Design nous and savvy marketing tactics aside, timing was a key factor in the Superstar’s success. The shoe had arrived on the basketball court at exactly the right moment: during the 1970s, the game itself was changing. “With the introduction of the television set into the majority of American households, the focus of the NBA shifted to players who played streetball,” says Ms Semmelhack. “It’s more athletic, more aggressive, more entertaining to watch on a small screen.” The sport was now playing the Superstar’s game.
Perhaps the biggest revelation for modern-day viewers of The Last Dance, Netflix’s recent documentary series on the Chicago Bulls, was that the leading sportswear brand Mr Michael Jordan wanted to sign for when he went pro in 1984 wasn’t Nike, which was then yet to make a name for itself in basketball, but adidas. Indeed, the spirit of innovation that the German company ushered into the sport was to be the Superstar’s downfall. Where the Superstar has only seen one major revision in its lifetime – the introduction of the Superstar II in the 1990s – Nike had developed a new business model, with an Air Jordan shoe, effectively an entirely new product, landing each season.
One of the Superstar’s key attributes, however, was its agility, and this was the moment that the shoe pivoted from the basketball court to the street. Its skillset lent the shoe to breakdancing, or b-boying, the dynamic dancing style that, along with DJing, MCing (eventually rapping) and graffiti, became known as the foundational elements of hip-hop.
“It was not easily available to people in the early years, you had to prove you were playing basketball to a school level to get a pair”
In New York, the Superstar’s role in basketball only added to its appeal. “It was not easily available to people in the early years,” Ms Semmelhack says. “You had to prove you were playing basketball to a school level to get a pair.”
And as the line between athletic clothing and streetwear began to blur, the three stripes became ubiquitous across the city. But it took a band by the name of Run-DMC to turn these localised trends into a worldwide phenomenon.
“There was no blueprint for hip-hop fashion before them,” Mr Shad Kabango, presenter of the Netflix series Hip-Hop Evolution, told MR PORTER. Previously, rap groups such as Grandmaster Flash and the Furious Five or Afrika Bambaataa & Soulsonic Force had emulated the template of the funk, disco, R&B and even rock artists that had come before them. “Run-DMC gave hip-hop its own look by dressing not like stars, but the community that the music came from,” says Mr Kabango.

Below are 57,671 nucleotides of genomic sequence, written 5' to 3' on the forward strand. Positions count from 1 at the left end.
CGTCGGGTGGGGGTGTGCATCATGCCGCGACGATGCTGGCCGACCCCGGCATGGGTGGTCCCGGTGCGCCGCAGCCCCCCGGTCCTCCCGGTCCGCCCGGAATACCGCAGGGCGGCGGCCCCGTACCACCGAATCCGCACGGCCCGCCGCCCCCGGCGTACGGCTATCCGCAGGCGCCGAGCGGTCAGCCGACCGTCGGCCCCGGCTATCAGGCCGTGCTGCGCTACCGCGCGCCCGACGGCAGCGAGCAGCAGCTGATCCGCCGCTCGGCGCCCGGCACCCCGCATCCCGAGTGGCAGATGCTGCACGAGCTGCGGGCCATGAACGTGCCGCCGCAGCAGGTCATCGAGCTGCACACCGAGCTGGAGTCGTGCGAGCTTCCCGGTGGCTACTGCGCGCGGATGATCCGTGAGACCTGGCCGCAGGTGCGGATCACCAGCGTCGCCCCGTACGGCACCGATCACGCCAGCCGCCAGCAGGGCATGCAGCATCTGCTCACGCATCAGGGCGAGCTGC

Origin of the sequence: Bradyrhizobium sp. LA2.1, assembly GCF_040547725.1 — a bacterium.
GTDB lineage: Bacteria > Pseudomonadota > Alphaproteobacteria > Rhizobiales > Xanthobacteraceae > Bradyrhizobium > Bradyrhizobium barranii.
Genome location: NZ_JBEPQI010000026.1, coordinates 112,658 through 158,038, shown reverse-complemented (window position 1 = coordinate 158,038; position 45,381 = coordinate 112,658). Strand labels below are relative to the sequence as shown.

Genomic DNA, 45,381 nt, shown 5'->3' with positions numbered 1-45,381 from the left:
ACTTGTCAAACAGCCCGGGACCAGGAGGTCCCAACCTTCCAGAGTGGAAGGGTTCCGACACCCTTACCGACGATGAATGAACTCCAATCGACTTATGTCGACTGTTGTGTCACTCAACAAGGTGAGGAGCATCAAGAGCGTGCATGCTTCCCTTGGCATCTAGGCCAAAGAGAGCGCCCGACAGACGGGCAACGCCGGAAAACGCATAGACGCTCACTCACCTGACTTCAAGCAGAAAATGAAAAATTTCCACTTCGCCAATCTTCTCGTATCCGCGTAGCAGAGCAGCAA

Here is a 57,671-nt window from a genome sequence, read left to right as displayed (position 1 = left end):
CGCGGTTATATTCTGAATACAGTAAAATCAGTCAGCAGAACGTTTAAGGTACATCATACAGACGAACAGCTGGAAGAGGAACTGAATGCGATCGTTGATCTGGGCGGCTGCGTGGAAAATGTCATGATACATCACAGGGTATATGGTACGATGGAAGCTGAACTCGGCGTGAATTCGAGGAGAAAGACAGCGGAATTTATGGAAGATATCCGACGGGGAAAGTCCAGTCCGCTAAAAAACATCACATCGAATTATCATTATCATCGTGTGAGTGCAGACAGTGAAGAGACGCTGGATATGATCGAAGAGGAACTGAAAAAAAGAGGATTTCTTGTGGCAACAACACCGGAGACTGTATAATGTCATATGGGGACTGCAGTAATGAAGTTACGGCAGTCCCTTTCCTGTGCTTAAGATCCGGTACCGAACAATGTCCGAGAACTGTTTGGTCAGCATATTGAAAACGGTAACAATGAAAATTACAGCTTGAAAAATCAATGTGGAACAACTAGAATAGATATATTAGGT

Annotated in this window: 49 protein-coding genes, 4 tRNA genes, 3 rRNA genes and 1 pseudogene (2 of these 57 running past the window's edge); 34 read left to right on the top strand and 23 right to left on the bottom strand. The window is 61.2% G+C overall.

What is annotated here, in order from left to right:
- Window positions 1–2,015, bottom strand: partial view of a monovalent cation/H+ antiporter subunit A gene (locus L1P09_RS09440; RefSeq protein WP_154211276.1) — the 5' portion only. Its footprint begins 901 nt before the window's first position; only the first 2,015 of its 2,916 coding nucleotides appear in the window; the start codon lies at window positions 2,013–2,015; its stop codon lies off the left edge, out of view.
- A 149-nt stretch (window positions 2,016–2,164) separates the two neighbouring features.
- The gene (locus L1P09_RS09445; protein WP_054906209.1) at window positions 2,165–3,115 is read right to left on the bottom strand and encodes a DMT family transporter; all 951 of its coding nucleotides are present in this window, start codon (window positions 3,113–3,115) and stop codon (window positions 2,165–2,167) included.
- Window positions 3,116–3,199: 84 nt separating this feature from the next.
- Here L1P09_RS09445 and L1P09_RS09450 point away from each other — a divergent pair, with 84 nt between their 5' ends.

Superstars, worn without laces, became a signature of the band, and their 1986 single “My Adidas” a manifesto of sorts. And a concert in July that year at New York’s Madison Square Garden earned them something then unheard of outside of sport – a sponsorship deal with the brand.
adidas Superstar II, 1976. Photograph courtesy of adidas
Invited to the show by Run-DMC’s manager, and future head of record label Def Jam, Mr Lyor Cohen, adidas executive Mr Angelo Anastasio was there to witness a sold-out crowd holding their Superstars aloft as the band played their homage to the sportswear brand. He offered the band a deal, reportedly worth $1m, which “cemented the Superstar, and hip-hop, to the global audience,” says Ms Semmelhack.
“The relationship with adidas legitimised our culture,” Mr Darryl Matthews McDaniels, aka DMC, reportedly said later. “It took us from the streets to mainstream white America.”
The shoe itself has hardly changed, yet new uses continue to be found for it. In the 1990s and 2000s, the Superstar developed a cult following among skaters when a stream of professionals including Messrs Kareem Campbell, Drake Jones and Carlos Kenner adopted the shoe; adidas went as far as engineering a special edition of the model, the Superstar ADV, redesigned for skateboarding. The instantly recognisable silhouette has also lent itself to countless collaborations with bands and brands ranging from Star Wars to A Bathing Ape via Neighborhood and Ms Missy Elliott, with more high-profile team-ups in the pipeline.
“Only some shoes achieve that iconic status,” Ms Semmelhack says of the Superstar, listing it alongside the Chuck Taylor and Jack Purcell, both shoes with many more miles on the clock. And if you can forgive anyone for feeling anxious around a milestone birthday, at 50, the adidas sneaker remains as relevant today. “It still looks fresh,” she adds.